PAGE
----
Tomorrow's cities - How do cities get smarter?
Mention "smart cities" to people and the first questions they ask are: "What is a smart city?" and "Where is the smartest one?"
Unfortunately neither are particularly easy to answer. Smart means different things to different cities. For some, it may be finding ways to relieve pollution or congestion - using sensors and data analysis. For others, it is more about finding ways to make cities greener - with bike-sharing schemes or more parks.
Some cities have been built with smartness in mind, such as Songdo in South Korea, which has hi-tech plumbed into its infrastructure, or green city Masdar in the United Arab Emirates.
Even cities in some of the least technically advanced areas of the world have aspects of smartness, whether it be the plan to monitor urbanisation in Dar es Salaam with apps such as OpenStreetMap, or the smart slum being developed in Stellenbosch, outside Cape Town, which is powering homes with roof-mounted solar panels and allowing people to purchase electricity though their mobile phones.
The UK is keen not only to build smarter cities but to become a world leader in smart-city technology.
In order to kick-start its smart-city programme, the government ran a competition last year and the winner, Glasgow, was given £24m to spend on smart technologies.
So is Glasgow a shining example of how to do things well?
Currently basking the glory of hosting the Commonwealth Games, Glasgow also has its share of social problems - not least the fact that it has the lowest life-expectancy of any city in the UK.
Some of the money may go on using big data to solve what is known as the Glasgow question - the conundrum that within a seven-mile radius of the city life-expectancy drops by 28 years.
Some may go on helping improve energy efficiency in areas of the city where people spend large amounts of their household income on fuel, or to provide dynamic routing for public transport in areas of the city currently poorly served.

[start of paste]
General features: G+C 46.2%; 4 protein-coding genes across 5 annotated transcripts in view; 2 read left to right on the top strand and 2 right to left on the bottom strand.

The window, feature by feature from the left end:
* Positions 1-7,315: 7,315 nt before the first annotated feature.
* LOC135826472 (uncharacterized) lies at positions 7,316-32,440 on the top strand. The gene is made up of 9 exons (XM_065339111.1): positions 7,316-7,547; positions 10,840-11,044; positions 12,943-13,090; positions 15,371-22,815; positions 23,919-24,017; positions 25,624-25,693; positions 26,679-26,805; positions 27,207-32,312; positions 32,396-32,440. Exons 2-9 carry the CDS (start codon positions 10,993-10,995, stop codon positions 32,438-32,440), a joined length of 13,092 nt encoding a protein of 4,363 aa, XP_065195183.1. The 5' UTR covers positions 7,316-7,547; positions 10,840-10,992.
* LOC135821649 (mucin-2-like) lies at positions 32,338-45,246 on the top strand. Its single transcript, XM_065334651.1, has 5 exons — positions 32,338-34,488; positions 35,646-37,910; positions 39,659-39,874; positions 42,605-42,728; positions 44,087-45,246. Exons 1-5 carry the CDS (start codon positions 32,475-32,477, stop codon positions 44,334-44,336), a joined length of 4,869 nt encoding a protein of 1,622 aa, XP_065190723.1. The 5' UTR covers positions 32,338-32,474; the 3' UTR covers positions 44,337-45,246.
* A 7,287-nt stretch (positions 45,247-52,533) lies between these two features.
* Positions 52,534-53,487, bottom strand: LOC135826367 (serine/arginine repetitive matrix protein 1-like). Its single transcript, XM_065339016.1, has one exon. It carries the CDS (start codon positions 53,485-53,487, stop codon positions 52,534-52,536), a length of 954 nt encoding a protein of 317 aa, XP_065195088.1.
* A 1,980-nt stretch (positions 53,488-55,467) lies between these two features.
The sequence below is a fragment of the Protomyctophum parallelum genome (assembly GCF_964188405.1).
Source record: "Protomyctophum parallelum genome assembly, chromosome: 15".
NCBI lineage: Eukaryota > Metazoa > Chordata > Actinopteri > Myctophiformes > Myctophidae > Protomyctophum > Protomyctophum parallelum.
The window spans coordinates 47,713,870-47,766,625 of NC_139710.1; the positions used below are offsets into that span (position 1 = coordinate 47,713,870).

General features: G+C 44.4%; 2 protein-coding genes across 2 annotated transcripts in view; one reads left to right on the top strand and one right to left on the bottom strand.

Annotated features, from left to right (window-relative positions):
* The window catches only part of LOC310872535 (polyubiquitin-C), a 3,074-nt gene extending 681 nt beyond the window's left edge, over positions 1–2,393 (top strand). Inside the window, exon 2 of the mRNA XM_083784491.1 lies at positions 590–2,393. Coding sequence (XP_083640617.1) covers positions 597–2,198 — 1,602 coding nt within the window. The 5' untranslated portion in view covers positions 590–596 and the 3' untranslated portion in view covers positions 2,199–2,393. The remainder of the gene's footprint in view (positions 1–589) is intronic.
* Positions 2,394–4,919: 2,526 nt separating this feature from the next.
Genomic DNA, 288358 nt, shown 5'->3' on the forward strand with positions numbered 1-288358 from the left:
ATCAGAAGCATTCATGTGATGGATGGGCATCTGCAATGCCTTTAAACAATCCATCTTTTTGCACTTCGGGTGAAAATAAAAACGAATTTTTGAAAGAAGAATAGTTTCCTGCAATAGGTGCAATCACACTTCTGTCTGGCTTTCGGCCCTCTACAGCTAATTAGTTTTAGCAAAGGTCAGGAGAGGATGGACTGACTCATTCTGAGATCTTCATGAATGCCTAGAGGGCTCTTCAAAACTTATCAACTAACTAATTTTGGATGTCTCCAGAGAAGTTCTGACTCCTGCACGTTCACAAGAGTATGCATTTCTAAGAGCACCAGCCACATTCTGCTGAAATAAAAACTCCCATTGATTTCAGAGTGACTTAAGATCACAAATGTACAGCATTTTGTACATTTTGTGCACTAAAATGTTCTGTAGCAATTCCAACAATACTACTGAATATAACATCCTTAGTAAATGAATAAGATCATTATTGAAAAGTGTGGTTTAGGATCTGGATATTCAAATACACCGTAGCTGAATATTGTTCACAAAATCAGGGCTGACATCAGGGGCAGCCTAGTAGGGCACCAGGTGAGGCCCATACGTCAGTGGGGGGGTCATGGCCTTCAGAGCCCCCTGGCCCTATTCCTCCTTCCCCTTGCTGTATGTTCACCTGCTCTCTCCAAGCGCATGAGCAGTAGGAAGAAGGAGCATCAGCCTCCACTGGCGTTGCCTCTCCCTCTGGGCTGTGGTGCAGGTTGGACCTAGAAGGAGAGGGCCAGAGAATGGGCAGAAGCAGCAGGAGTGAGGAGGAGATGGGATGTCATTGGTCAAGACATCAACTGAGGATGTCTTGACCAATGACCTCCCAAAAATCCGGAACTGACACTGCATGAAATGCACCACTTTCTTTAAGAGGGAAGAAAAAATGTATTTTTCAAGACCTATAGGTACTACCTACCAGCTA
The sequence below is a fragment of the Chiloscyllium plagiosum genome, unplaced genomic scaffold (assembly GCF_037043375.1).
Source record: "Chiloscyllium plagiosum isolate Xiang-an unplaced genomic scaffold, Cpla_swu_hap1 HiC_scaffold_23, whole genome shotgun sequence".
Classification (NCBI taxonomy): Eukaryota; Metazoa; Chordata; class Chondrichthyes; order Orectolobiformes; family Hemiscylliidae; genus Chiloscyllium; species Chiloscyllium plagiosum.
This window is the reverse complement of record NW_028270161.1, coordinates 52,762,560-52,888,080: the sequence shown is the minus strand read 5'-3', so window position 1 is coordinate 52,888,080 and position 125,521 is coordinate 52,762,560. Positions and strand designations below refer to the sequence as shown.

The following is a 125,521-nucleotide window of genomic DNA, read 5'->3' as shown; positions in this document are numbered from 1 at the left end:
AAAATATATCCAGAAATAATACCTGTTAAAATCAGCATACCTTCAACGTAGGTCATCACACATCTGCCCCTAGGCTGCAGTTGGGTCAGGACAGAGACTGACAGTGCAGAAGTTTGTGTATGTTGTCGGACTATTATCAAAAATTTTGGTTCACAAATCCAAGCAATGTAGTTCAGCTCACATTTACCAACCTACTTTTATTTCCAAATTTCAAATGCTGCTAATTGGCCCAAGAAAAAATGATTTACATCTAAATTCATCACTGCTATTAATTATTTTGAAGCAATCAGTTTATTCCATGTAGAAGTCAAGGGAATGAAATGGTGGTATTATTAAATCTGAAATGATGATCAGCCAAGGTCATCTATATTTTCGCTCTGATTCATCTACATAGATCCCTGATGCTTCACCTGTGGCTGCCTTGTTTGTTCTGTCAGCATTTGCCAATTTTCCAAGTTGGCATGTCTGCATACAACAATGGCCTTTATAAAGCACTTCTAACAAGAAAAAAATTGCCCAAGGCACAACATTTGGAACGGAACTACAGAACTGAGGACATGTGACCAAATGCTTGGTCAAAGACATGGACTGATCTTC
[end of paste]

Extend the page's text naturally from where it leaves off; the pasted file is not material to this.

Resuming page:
Half of the money has already been spent on building an operation centre - rather like an existing one in Rio de Janeiro - a room filled with screens monitored by the police, traffic authorities and emergency services.
Helping to solve crime is very important to a city that has more than its fair share of anti-social behaviour.
It has upgraded its CCTV system with 400 high-resolution cameras and plans to plough money into research around how big data can be used to predict crime.
It is also investing in intelligent lighting that, as well as helping cut the city's large energy bill, will be linked to security cameras to light up areas in which trouble is breaking out.
It wants to use some of the money to open up a range of city data that people can access via an online dashboard and has created a MyGlasgow smartphone app that allows residents to report problems such as uncollected bin and potholes.
But its move towards smartness hasn't been a smooth one.
Earlier this summer, five of the executives on the board set up to oversee its smart city plans were sacked with little explanation.
One source familiar with the matter, who wishes to remain anonymous, told the BBC what had happened.
"The team wanted to set up a new company that would take some of the know-how and good practice developed in Glasgow and let others cities benefit.
"Within weeks of the news that they had won a contract to set up this new company after its contract with Glasgow ended, they were asked to clear their desks and get out of the building."
So why was Glasgow city council so against sharing its plans with others?